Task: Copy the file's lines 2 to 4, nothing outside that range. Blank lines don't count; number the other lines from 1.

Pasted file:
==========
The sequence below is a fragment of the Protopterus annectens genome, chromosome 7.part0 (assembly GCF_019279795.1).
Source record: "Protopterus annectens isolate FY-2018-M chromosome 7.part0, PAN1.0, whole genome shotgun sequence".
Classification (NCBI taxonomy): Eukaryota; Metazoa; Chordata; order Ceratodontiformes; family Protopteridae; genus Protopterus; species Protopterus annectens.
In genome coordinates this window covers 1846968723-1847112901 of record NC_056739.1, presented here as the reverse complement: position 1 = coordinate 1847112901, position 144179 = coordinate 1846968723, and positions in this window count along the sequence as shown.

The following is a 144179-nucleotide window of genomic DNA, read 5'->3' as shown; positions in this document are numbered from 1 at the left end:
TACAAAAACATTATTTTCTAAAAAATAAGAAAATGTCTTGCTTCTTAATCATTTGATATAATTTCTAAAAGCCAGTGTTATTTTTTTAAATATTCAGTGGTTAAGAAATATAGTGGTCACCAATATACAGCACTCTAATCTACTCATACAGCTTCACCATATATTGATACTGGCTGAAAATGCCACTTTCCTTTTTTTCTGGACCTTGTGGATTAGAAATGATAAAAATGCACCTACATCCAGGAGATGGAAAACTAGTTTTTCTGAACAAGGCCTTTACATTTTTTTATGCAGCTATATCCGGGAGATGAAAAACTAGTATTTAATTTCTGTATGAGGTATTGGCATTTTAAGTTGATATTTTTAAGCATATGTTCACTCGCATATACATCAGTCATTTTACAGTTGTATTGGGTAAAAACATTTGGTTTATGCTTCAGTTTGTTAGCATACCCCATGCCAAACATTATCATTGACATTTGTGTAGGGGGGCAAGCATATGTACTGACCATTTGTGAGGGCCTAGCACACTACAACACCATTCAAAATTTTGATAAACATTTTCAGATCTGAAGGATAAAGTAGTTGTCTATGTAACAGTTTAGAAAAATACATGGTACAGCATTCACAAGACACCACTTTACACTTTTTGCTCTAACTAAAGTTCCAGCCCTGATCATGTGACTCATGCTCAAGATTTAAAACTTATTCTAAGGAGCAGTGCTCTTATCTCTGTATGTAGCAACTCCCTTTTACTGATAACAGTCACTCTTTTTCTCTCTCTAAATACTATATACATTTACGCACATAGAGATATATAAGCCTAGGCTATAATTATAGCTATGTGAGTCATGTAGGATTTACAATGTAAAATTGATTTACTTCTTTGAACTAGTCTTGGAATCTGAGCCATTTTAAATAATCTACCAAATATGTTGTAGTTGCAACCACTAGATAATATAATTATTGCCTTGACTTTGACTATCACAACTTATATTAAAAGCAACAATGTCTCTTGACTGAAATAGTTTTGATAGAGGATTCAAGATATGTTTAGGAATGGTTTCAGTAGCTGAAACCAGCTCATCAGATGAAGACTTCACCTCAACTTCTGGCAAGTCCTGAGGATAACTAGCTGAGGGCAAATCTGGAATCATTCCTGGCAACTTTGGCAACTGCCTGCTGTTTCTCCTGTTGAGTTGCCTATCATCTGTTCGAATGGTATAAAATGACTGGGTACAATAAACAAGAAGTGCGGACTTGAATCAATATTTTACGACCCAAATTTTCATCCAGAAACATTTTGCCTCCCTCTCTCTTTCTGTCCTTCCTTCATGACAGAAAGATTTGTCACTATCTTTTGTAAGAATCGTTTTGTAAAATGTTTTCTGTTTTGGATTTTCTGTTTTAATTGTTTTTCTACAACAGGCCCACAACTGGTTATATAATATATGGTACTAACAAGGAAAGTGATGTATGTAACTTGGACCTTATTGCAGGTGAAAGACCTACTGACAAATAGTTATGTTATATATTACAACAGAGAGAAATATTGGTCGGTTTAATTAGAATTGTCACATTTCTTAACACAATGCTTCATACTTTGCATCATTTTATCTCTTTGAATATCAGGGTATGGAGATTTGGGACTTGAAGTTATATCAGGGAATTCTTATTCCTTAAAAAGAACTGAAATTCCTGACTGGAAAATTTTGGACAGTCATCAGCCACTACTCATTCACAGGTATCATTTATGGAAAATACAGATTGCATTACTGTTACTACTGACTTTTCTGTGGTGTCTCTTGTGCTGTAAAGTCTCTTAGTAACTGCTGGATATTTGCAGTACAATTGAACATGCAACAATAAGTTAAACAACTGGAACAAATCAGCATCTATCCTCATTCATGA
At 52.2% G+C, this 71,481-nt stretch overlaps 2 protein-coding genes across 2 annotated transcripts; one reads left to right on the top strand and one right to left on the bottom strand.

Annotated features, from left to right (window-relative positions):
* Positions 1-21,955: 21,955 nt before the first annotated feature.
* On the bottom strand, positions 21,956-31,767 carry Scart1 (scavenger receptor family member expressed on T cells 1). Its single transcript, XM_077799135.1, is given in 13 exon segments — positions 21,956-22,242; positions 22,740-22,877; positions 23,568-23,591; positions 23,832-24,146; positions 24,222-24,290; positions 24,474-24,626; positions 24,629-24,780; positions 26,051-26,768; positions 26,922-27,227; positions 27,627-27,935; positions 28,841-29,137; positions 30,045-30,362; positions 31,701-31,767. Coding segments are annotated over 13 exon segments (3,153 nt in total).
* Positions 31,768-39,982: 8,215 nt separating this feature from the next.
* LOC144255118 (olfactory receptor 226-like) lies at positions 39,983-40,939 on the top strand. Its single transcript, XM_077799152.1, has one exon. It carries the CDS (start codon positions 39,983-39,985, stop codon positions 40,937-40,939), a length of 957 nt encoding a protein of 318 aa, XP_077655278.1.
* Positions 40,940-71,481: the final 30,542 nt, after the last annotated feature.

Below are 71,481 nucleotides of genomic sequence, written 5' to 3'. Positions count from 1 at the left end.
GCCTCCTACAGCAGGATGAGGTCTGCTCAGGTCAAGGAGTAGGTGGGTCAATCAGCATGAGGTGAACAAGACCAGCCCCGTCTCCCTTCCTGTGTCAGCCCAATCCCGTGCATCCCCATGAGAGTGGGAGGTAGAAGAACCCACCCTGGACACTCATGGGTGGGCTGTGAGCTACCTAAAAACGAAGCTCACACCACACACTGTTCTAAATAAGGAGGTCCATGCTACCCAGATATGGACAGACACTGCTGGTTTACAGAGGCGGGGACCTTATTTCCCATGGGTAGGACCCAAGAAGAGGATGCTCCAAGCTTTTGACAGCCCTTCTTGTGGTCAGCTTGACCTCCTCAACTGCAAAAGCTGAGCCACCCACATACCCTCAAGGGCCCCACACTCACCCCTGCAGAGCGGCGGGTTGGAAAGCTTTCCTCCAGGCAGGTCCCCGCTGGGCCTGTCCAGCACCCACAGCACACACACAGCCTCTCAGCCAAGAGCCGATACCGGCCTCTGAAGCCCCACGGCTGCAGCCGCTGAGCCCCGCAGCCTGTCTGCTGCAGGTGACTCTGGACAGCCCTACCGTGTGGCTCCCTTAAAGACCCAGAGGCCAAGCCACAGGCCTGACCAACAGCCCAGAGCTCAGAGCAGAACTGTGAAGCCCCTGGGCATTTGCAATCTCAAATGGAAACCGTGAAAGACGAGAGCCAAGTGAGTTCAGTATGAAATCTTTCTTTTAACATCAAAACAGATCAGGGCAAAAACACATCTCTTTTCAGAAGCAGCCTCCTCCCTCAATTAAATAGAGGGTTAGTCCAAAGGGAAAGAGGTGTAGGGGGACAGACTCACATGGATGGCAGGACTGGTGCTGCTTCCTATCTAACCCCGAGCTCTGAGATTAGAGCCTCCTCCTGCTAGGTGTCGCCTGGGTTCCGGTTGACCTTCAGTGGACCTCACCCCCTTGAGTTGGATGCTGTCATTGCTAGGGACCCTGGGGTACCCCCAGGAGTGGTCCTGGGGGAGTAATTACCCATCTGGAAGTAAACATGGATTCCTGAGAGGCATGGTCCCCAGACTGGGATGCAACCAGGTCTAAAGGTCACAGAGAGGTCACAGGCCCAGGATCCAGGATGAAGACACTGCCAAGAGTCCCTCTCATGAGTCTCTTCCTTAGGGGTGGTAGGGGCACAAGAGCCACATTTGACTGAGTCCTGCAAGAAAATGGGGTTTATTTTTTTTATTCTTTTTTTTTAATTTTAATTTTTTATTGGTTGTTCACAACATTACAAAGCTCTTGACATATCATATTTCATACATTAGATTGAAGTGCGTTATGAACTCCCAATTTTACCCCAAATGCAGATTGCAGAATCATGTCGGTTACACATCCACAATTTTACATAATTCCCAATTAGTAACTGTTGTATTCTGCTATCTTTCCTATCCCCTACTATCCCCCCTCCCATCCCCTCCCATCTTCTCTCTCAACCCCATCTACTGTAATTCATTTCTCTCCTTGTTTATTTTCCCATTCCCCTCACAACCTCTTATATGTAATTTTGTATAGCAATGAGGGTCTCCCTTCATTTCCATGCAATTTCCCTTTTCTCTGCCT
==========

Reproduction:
Source record: "Protopterus annectens isolate FY-2018-M chromosome 7.part0, PAN1.0, whole genome shotgun sequence".
Classification (NCBI taxonomy): Eukaryota; Metazoa; Chordata; order Ceratodontiformes; family Protopteridae; genus Protopterus; species Protopterus annectens.
In genome coordinates this window covers 1846968723-1847112901 of record NC_056739.1, presented here as the reverse complement: position 1 = coordinate 1847112901, position 144179 = coordinate 1846968723, and positions in this window count along the sequence as shown.